Pacifics Music in May hits 64
- Cari Hachmann
- Forest Grove News-Times - News
Hundreds of high-schoolers will flood Pacific's campus this weekend to learn and perform choir, strings and band
The Music in May festival was started at Pacific University in 1948 by former music education professor Richard Greenfield as a way to cultivate the talents of high school string musicians. Since then the event has grown to include band and choir students.
And every year since its founding, hundreds of student musicians, nominated by their high school music teachers, flock from all corners of the Northwest - Oregon, Washington and Idaho - and fill the residence halls at Pacific University to attend the three-day festival, sponsored by the music department.
This year, 450 high school students will travel to Forest Grove for a weekend of music May 24-26, celebrating the Northwest's oldest college-sponsored high school music festival in its 64th year.
'The primary purpose,' said Dr. Michael Burch-Pesses, Pacific's director of bands and director of Music in May, 'is to provide a good musical experience for high school students.'
During their stay, students receive private instrumental or vocal lessons, rehearse more challenging literature and practice playing in larger ensembles, all under the direction of three professional out-of-state conductors.
Students will perform a grand finale concert on Saturday, May 26 at 3 p.m. in the Stoller Center on the Pacific campus.
When it comes to selecting conductors for Music in May, Burch-Pesses said he looks for people who not only have good reputations, but who know how to teach. 'We want to bring the best conductors and teachers we can find,' he said.
This year guest conductors include Stephen Czarkowski, conductor of the Apollo Chamber Orchestra in Washington, D.C.; Elena Sharkova, director of the Symphony Silicon Valley Chorale in San Jose, Calif.; and A.G. McGrannahan, director of bands at the University of Reno, Nevada.
'The secondary purpose [of Music in May],' said Burch-Pesses, 'is for us to identify students we want to attract here.' Most, if not all, of the 23 Pacific University mentors designated to guide high school juniors and seniors (and the occasional sophomore and freshman) through their stay at Music in May were concert participants when they were in high school.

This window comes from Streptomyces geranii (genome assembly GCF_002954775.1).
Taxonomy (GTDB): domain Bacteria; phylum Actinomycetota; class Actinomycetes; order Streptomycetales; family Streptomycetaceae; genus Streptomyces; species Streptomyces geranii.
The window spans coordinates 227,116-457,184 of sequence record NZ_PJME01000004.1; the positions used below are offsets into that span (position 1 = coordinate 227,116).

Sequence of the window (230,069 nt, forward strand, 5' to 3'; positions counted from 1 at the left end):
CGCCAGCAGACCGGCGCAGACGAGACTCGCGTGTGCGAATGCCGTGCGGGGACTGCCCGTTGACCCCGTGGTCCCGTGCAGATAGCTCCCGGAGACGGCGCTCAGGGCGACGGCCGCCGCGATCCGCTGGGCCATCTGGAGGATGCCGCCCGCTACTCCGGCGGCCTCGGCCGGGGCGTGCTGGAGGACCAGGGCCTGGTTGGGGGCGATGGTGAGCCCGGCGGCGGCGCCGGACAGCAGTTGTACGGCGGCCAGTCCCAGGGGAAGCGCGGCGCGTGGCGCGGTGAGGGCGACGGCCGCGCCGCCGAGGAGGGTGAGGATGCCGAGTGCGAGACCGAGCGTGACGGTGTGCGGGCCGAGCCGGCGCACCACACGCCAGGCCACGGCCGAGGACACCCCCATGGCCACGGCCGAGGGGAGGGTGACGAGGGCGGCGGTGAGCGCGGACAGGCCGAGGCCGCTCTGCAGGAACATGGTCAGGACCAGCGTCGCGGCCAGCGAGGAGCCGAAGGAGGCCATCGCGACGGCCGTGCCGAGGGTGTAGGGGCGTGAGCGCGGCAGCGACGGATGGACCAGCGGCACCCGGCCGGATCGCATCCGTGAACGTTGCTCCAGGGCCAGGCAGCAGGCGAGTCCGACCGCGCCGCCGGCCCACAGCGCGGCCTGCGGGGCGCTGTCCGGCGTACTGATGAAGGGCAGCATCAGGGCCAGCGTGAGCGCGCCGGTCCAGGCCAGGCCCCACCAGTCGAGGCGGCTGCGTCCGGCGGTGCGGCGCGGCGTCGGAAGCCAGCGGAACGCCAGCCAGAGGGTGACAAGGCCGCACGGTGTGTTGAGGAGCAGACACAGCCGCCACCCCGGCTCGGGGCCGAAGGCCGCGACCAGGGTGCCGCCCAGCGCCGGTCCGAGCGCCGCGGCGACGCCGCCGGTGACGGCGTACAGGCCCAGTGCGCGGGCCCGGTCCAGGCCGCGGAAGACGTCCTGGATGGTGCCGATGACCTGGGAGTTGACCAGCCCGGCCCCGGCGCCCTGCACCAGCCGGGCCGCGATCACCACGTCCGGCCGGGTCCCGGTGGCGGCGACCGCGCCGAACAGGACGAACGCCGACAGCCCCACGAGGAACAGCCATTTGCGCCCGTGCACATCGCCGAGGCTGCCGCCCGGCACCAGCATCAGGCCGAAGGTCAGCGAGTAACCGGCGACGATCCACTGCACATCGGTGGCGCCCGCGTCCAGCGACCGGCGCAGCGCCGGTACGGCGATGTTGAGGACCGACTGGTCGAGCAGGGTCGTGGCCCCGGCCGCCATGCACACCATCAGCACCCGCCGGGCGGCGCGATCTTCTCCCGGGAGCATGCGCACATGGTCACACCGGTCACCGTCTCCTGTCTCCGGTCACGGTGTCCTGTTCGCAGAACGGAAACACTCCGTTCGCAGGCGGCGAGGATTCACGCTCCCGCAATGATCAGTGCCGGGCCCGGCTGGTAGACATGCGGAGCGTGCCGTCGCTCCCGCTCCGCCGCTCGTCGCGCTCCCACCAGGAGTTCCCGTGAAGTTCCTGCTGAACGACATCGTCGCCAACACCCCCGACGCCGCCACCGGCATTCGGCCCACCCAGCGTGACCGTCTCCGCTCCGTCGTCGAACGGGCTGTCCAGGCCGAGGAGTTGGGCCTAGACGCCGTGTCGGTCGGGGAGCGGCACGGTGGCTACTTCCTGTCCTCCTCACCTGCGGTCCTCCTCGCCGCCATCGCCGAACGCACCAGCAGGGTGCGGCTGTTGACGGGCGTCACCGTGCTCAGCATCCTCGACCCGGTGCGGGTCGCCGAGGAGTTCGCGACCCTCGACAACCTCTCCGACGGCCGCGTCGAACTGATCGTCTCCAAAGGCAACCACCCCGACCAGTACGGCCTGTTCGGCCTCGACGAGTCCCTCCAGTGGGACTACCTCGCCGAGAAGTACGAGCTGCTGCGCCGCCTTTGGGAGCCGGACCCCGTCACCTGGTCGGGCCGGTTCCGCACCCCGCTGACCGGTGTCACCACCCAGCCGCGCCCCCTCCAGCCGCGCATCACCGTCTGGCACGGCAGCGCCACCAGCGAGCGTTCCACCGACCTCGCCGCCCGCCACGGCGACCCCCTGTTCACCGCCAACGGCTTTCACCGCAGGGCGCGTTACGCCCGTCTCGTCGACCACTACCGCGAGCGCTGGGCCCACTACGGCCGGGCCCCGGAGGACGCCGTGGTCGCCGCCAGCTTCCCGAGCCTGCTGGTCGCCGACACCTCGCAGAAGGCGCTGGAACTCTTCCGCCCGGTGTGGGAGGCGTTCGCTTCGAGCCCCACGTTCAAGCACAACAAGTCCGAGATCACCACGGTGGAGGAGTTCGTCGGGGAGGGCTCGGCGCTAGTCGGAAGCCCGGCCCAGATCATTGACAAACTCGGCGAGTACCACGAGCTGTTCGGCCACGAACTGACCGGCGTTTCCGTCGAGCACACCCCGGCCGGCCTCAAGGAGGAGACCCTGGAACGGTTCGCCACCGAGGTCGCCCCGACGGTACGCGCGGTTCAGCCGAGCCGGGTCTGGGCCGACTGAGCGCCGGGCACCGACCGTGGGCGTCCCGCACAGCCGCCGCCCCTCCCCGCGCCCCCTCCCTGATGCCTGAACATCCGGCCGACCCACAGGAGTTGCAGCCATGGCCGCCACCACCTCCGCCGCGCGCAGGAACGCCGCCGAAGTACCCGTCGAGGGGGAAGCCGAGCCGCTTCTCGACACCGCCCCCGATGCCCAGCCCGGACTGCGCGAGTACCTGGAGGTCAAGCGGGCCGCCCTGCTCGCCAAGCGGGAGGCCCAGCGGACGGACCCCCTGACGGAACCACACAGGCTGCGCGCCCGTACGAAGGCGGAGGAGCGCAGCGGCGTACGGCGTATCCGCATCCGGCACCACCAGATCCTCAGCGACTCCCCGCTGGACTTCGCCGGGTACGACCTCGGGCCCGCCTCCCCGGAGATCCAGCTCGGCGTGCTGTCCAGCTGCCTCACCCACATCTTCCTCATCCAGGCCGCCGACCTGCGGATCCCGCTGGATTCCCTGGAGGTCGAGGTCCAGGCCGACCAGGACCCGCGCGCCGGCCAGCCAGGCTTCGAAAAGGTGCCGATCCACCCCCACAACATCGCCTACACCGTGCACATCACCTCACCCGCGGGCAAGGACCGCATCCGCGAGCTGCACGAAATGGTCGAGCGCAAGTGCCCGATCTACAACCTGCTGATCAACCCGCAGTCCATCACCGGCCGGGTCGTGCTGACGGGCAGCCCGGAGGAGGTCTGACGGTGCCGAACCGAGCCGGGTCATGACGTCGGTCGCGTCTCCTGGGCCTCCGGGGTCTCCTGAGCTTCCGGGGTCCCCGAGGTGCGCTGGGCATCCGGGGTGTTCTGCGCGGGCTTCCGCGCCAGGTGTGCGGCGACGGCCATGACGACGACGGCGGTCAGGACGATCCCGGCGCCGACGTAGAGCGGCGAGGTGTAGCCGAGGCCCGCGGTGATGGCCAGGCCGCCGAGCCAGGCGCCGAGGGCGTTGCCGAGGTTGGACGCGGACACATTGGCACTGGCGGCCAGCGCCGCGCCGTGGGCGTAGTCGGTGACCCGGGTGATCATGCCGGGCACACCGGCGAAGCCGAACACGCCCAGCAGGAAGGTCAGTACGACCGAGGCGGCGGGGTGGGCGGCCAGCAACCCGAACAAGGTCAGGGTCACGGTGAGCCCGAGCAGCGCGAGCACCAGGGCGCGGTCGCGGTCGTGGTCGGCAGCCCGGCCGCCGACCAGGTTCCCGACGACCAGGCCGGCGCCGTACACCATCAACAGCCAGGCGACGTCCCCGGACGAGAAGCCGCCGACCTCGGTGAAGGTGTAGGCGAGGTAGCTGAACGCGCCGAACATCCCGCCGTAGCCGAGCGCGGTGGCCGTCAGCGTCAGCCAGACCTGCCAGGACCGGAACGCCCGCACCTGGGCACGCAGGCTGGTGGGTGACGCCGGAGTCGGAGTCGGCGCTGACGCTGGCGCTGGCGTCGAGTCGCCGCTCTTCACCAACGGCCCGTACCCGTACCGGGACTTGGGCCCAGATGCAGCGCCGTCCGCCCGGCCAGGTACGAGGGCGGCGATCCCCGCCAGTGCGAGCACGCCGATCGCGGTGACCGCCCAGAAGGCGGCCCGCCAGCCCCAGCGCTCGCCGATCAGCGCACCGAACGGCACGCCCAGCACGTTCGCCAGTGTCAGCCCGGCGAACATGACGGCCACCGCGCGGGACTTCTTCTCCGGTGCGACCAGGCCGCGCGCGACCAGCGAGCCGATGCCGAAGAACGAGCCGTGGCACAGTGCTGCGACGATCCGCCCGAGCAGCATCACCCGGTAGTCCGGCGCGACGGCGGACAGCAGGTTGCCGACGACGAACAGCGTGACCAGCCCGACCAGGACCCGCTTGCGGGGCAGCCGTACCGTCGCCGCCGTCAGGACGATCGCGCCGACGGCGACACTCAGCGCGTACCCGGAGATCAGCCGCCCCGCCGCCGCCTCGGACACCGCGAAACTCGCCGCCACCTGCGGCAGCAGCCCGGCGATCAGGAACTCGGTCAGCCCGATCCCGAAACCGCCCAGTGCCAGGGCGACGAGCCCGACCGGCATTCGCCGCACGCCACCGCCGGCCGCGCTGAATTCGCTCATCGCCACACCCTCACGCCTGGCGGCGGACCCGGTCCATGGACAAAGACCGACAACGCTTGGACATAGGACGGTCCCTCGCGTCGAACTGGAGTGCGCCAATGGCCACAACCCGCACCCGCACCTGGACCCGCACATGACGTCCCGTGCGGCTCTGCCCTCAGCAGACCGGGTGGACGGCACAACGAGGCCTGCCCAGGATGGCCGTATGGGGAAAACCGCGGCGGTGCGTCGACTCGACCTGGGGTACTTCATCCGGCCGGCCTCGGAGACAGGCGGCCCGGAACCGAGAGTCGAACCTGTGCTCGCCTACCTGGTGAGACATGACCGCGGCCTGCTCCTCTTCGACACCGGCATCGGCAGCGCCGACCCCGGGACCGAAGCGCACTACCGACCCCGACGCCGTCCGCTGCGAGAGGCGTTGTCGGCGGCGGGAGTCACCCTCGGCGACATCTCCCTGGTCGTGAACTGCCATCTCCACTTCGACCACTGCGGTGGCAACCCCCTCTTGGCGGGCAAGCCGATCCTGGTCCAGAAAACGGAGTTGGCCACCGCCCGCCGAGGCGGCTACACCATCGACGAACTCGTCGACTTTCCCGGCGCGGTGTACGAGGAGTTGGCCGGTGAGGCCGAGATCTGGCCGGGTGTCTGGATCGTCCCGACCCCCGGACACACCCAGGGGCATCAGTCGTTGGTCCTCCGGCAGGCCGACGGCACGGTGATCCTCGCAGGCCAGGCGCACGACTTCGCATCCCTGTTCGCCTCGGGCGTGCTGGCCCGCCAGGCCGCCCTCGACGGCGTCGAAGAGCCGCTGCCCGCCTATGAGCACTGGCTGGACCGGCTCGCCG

'I always knew I wanted to teach,' Burch-Pesses said, but his career began with music. In 1962, he avoided being drafted into the Army by auditioning to play music in the Navy. There, his four years of enlistment turned into 33.
'I was having such a good time as a Navy musician that I decided to stay in,' said Burch-Pesses, who plays the French horn. Under the G.I. Bill, he earned his bachelors, masters, and doctorate degree in conducting and was a Navy band master until he retired and took a teaching position at Pacific in 1995.
Though it took him a little time to transition from a military life in Maryland to a life in higher education in Oregon, he says his work is essentially the same - making music, interpreting music, teaching music and conducting - except that he is teaching college students instead of full-time, professional Navy musicians.
'To watch all these individual students rehearse together for two-and-a-half days and become three cohesive units that have taken music they've never seen before and present at a professional level concert' is the best part of the program, Burch-Pesses said.
As a musician, Burch-Pesses always learns something new by watching the guest conductors.
'As an educator, that's what we live for: [students who] grow and mature musically,' said Burch- Pesses. 'And that's what takes place at this festival.'